LANCASTER, Calif. — Lou Moore qualified for pilot training in World War II, but it was a rough landing in an open-cockpit training biplane, a PT-17 Stearman, that he figures might just have saved his life.
“A lot of the fellows who got their pilot wings ended up getting killed in combat.”
Instead, Moore shipped out to Europe with ground forces, one of more than 20,000 G.I.s aboard HMS Queen Mary, the “Grey Ghost” that, along with the HMS Queen Elizabeth, carried most Americans to the scattered fronts of World War II.
Moore, who is Chinese-American, served in the European Theater of Operations — England before D-Day, and after that, air field security with an U.S. Army Air Force weather squadron in France. One of his frequent anxieties was to be mistaken as Japanese, but he said he had Army buddies who ran interference for him and kept him safe when they were “out on the town.”
That was nearly 80 years ago. On Sunday, Oct. 30, his long-ago service was celebrated by more than 200 friends, family, brother and sister military veterans.
Arriving in a vintage 1940s Buick Roadster, preceded by motorcycle escort of American Legion Riders, World War II veteran and author Lou Moore celebrated his 100th birthday on Sunday at Bravery Brewing in Lancaster.
Moore, and the big gathering, was serenaded by Mariachis from Hermanos Ramos and dancers of Alin Folklorico followed by dancers of Halau Hula O Kanoelani led by Lia Kamminga.
After performing traditional Hawaiian dance, the group performed “Proud To Be an American.”
Entertainment for the evening closed out with “America The Beautiful” performed by jazz saxophonist Herbie Kay.
Hosts Bart and Sandra Avery welcomed hundreds of patriotic friends. American Legion Post 348 Auxiliary Marcy Velador, her daughter, Illyana, lead caregiver Gabriella Santana and Post members worked with Broken Bit Steak House owner Mike Burroughs to organize the event.
“I never thought that in living through World War II and coming back without a scratch that I would live to be 100 and be here with all of you today,” Moore said. “I thank you each and every one from the bottom of my heart.”
Moore was Guest of Honor at the Coffee4Vets-hosted Veterans Military Ball, and he was recognized recently at the Senior Expo hosted by High Desert Medical Group at the Antelope Valley Fairgrounds.
Groups that attended and honored Moore included American Legion, Veterans of Foreign Wars, American Legion Riders, AV Vets4veterans, Point Man Antelope Valley, Coffee4Vets, Bombshell Bettys, and two other veterans of history’s greatest conflict that took 40 million lives.
He was joined at table by World War II Navy veteran Carroll Bierbauer who served on the USS Comfort hospital ship, and U.S. Army Air Force veteran Ted Johnson.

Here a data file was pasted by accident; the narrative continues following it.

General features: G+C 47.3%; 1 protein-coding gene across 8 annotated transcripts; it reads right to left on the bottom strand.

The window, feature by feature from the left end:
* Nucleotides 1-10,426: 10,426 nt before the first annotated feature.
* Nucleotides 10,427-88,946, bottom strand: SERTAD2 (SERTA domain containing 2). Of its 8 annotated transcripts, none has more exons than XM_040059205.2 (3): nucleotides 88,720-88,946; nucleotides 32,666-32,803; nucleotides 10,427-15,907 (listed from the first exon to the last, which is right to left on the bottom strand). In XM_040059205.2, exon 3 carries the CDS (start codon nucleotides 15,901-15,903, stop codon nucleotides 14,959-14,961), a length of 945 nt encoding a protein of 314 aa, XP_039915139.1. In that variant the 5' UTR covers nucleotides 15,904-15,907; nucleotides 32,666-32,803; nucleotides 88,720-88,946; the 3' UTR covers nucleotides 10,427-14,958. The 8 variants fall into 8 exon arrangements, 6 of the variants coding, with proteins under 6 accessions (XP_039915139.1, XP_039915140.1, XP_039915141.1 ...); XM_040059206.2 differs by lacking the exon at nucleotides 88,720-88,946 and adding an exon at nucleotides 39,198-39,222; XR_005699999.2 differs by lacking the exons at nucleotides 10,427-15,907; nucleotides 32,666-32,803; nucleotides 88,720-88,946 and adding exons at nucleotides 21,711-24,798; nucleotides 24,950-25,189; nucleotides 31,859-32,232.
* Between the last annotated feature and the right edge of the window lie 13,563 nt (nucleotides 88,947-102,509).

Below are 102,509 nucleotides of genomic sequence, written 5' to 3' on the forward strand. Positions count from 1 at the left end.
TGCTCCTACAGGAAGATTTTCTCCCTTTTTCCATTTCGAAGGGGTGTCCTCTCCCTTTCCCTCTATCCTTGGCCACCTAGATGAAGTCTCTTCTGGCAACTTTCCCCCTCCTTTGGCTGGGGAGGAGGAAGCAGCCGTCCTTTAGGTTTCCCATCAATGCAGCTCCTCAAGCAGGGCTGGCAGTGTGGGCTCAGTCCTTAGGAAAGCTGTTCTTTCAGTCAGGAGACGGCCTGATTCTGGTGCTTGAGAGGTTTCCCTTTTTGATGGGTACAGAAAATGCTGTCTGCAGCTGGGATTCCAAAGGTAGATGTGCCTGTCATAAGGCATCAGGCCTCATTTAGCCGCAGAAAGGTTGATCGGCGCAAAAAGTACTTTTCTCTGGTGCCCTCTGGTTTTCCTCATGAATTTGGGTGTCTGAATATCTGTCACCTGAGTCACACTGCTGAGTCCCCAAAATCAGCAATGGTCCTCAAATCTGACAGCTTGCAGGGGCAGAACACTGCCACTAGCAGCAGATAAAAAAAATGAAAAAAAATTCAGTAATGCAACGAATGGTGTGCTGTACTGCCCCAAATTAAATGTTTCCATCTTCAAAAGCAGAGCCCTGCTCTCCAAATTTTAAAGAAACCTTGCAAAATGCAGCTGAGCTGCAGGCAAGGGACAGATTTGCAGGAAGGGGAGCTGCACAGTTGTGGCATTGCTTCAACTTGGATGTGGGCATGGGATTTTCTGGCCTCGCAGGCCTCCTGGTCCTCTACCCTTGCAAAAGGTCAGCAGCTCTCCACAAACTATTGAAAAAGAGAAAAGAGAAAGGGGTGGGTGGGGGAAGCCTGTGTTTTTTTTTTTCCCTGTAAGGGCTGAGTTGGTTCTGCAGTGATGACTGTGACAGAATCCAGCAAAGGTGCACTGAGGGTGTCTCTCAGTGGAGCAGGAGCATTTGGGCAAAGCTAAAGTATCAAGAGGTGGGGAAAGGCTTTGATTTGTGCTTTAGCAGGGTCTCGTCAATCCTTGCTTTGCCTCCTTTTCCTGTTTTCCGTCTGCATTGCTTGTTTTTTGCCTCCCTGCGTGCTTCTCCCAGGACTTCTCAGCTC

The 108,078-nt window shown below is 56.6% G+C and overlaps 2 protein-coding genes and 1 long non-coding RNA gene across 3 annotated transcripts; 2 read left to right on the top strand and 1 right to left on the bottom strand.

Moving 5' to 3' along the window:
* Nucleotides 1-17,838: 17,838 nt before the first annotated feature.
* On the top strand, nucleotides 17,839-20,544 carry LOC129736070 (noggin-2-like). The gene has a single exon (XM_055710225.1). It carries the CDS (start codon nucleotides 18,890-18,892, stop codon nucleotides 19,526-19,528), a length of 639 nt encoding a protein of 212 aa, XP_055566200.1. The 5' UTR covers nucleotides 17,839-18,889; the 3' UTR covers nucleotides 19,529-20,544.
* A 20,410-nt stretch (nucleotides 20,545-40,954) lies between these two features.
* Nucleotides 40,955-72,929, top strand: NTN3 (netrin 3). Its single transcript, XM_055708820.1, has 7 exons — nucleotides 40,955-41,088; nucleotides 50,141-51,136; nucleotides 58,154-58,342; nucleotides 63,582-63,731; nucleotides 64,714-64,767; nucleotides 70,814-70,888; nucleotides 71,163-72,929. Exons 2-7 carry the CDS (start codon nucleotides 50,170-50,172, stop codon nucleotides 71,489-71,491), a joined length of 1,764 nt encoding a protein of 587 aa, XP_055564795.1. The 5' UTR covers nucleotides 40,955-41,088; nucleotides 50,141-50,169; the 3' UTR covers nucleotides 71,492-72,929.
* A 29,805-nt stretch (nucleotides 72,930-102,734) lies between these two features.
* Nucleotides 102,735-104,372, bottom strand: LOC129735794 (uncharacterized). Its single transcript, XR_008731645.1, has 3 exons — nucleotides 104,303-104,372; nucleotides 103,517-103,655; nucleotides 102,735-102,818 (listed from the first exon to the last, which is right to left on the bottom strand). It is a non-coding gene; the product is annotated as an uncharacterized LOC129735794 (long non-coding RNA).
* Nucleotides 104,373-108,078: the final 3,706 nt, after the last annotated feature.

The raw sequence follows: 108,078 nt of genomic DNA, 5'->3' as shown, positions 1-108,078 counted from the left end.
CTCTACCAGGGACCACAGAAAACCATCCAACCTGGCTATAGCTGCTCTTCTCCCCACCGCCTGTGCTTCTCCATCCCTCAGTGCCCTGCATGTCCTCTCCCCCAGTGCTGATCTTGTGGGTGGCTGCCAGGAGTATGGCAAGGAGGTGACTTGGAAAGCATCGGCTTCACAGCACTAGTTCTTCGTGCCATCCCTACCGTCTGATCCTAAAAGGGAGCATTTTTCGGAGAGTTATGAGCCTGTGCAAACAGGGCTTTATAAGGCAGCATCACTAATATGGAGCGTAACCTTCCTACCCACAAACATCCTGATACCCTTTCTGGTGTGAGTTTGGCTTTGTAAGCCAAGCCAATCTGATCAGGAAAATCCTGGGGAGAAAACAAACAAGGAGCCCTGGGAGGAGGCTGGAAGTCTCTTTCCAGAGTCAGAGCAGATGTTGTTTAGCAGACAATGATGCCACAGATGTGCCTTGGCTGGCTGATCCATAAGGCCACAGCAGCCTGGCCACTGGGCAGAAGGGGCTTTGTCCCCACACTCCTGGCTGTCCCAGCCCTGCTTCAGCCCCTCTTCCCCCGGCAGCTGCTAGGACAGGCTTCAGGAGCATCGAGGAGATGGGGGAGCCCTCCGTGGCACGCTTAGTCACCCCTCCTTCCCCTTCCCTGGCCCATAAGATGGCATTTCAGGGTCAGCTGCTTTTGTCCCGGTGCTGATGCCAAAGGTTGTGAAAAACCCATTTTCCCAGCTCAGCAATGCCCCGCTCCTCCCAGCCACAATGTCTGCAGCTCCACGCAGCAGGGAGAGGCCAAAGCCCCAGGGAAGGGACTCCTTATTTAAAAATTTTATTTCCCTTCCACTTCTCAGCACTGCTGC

Lou went into the Army soon after the Japanese attack on Pearl. In 2021 he was awarded the Congressional Gold Medal as one of 20,000 Chinese Americans who served in World War II. Soon after the war ended, he met and married Nellie Hatsumi Mayeda, one of the thousands of loyal Japanese American citizens interned in camps that the Supreme Court ruled unconstitutional decades after the war.
Lou and Nellie Moore were married 74 years, and she was main topic of Moore’s memoir “Eternal Love,” a brisk seller on Amazon.
“I am so grateful that I was able to survive the war, to return to the United States, and to marry my beloved Nellie, with whom I spent the next 74 years.”
During a successful career in a number of business ventures, Nellie and Lou struck up a family friendship with another veteran of World War II, Ernest Borgnine. Borgnine was a Navy sailor during the war, but went on to his greatest fame as the namesake skipper of “McHale’s Navy.”
Recounting that his grandfather was a World War II Navy skipper killed in action, Bravery owner Bart Avery, brushing back tears, said, “You served in the war that had to be won. And we are so happy that you chose our location to celebrate your birthday.”
Avery added, “There is one thing you can be pretty sure about. I am pretty sure anyway, that today is the only day we have a World War II veteran celebrating his 100th birthday, in our Antelope Valley, at least.”
Editor’s note: Dennis Anderson is an Army paratrooper veteran who has worked as an Antelope Valley journalist for more than 25 years. He served in NATO during the Cold War, and deployed to Iraq as an embedded reporter. He still jumps, with Liberty Jump Team, from World War II vintage C-47 aircraft, and made commemorative jumps in Normandy for D-Day in June 2022.